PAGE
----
"Germany has an "alcohol addiction problem – as christina rummel, deputy director of the german central office for addiction issues (DHS), put it at the presentation of the "jahrbuch sucht 2019". A great many germans drink every day. And clearly too much. According to the latest report from the world health organization (WHO), 13.4 liters of pure alcohol were consumed by every german citizen. This puts germany in fourth place in terms of average per capita consumption, and that is worldwide.
In germany, around 74,000 people die each year from the consequences of their alcohol consumption or the combined consumption of alcohol and tobacco. Nearly two million germans are considered alcohol dependent. Around two-thirds of them are men, but the proportion of women is rising steadily. In addition, there is certainly a not insignificant number of unreported cases.
Angela hebendanz and karin gumbmann know exactly what lies behind these facts and figures. Both women were addicted to alcohol and managed to free themselves from the addiction, to start a new phase in their lives and to pass on their experiences to other addicts. They do this within the framework of the guttempler addiction self-help group "friesener warte", which was founded in hirschaid last july. They come from the guttempler community in forchheim. Both are "professionals, but not experts", as she recounted in a press interview. You know what it’s all about when people talk about what alcohol does to people and how family members suffer along with them. You know the fears and agonies when the "pressure of addiction" is felt comes and when there is a risk of becoming dependent again. They also know that "nothing and no one can drink".
Angela hebendanz was faced with the choice of quitting alcohol or dying. This is what her doctor clearly told her after her last breakdown. For her, there was then only one decision "because I wanted to live", so hebendanz "and see how my children grow up". She then underwent long-term therapy, separated from her husband and reorganized her entire life. Today she lives a "contented abstinence and also their children are proud of what they have achieved. Angela hebendanz trained as an addiction counselor within the framework of the guttempler movement, works on the national board, is self-confident and no longer "easy to care for" and can clearly say stop and no.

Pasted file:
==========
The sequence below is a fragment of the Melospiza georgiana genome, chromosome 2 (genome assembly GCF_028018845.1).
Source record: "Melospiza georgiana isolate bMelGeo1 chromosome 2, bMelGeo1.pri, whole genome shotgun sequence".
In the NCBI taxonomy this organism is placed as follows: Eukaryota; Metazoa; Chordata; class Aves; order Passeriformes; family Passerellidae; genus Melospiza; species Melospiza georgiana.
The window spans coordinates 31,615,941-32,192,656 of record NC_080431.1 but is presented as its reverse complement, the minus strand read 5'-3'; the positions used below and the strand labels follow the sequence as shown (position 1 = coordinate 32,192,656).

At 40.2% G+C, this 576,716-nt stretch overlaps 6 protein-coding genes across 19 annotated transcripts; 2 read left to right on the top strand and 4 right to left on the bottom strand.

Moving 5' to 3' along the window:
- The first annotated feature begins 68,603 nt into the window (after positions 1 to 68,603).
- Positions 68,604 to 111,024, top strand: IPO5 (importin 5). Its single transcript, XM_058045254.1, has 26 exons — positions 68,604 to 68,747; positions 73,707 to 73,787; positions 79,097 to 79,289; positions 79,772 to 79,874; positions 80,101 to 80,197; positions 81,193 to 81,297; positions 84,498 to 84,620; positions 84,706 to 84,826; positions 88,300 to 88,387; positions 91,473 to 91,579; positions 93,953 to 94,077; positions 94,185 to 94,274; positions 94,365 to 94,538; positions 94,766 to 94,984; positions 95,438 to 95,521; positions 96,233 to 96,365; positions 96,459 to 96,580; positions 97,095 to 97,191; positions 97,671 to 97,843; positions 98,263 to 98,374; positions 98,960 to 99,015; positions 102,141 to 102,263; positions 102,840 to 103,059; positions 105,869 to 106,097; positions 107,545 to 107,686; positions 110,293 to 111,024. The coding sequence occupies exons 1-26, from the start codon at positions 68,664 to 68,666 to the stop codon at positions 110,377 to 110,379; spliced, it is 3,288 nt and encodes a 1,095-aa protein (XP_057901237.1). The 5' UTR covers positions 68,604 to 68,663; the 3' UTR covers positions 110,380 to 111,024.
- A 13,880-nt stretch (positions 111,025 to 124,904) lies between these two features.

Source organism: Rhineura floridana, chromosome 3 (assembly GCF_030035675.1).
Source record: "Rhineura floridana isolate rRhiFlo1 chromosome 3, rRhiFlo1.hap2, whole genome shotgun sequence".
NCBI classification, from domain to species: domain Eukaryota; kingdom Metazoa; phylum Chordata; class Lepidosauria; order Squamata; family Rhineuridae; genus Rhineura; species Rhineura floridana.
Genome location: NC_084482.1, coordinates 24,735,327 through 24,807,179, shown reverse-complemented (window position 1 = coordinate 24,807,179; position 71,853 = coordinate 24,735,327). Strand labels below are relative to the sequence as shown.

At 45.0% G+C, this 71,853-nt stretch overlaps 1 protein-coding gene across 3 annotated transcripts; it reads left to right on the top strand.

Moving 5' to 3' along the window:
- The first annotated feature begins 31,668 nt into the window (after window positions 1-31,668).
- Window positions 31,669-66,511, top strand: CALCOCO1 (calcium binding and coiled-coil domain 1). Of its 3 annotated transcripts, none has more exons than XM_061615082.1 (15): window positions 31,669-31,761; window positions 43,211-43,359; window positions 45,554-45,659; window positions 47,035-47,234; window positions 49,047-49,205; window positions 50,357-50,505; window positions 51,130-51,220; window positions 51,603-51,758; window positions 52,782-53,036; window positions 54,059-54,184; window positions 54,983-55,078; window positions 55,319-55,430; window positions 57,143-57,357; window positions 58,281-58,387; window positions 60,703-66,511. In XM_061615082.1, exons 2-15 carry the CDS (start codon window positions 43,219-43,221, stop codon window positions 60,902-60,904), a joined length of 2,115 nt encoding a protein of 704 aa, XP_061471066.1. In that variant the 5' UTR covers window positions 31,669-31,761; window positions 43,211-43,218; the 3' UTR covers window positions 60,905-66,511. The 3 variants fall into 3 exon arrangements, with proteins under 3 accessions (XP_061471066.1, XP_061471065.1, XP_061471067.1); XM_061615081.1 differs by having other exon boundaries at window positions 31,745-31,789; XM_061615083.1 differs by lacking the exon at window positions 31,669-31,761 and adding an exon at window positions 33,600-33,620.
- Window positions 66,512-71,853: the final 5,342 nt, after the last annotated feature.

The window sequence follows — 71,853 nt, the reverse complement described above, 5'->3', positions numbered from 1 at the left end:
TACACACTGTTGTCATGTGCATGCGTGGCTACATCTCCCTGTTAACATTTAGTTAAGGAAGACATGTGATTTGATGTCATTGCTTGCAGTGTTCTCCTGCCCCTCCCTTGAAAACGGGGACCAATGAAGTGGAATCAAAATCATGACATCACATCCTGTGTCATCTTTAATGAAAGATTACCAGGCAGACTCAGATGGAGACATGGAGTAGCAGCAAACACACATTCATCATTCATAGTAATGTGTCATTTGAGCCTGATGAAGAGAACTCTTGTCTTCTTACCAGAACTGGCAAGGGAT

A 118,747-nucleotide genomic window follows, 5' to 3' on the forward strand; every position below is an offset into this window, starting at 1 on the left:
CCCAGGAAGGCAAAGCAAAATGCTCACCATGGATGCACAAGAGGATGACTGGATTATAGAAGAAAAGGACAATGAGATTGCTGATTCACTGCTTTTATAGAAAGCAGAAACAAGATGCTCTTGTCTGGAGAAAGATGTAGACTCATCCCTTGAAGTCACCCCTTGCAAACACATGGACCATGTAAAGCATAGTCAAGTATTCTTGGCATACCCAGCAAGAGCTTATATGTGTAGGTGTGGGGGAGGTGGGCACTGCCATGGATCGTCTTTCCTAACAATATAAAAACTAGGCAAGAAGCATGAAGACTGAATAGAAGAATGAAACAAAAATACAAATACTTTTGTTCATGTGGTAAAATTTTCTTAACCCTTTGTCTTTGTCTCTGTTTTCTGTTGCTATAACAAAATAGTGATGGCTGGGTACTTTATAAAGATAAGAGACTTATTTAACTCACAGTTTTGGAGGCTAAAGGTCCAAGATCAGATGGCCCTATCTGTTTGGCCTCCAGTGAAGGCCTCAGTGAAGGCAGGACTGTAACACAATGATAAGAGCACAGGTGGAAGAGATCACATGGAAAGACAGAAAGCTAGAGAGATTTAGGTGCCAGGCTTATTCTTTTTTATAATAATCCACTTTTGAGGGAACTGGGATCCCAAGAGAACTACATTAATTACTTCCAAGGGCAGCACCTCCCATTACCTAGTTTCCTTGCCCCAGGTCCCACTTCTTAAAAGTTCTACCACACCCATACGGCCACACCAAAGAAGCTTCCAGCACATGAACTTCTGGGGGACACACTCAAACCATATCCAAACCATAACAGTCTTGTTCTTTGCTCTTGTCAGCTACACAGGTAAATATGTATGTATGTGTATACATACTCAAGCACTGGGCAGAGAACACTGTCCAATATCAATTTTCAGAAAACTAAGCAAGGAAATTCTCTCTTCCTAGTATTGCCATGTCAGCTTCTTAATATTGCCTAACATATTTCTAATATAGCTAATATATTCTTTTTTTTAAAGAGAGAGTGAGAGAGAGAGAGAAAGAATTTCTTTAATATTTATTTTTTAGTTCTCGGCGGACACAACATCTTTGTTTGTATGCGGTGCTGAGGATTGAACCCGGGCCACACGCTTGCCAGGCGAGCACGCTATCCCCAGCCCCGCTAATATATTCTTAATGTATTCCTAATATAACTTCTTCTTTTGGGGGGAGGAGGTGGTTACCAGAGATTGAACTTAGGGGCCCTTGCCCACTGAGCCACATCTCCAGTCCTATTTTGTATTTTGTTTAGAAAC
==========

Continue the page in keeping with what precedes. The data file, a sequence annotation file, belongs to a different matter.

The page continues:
Educate about the dangers
For karin gumbmann, an important step would be to raise awareness about the dangers of alcohol in schools and youth groups. Especially former addicts can authentically describe "how fast it is to be dependent on alcohol" and that alcohol addiction is at home in all classes and population groups. In her therapy, there was the senior civil servant, as well as the high school teacher or the pilot, and "they all knew exactly how alcohol damages their own bodies.
What both women find particularly disturbing is how easily the subject of alcohol is played down in everyday life. Starting with the saying "a beer is okay", about the omnipresent advertising for alcohol, a "brewery run" in tuscany, france, to the point of being able to buy alcohol almost around the clock. Karin gumbmann asks whether no one is thinking about how the "pressure of addiction on those affected" can be reduced heightened when he sees the sheer volume of alcohol while waiting at the supermarket checkout counter.
New sense of self-worth
The self-help group offers those affected a space and a community to deal with their way into and out of dependence on alcohol. It is also a matter of rediscovering one’s own personality, rebuilding one’s own sense of self-worth and developing further together.
There are always ten to twelve people in hirschaid who meet regularly on thursday evenings. Everyone has a sponsor and there is an "emergency plan" ready. A "holding" phrase, which has helped many times, is in the first year: "i am not allowed to drink!", in the second year: "i don’t want to drink!" And in the following years: "i don’t need to drink"!".
You have a whatsapp group and want to be there especially for those who can’t be there or who are struggling with the consequences of a relapse. Since they have all had similar experiences, they also know that there are often jerky steps and sometimes several attempts are necessary to free oneself from dependence on alcohol.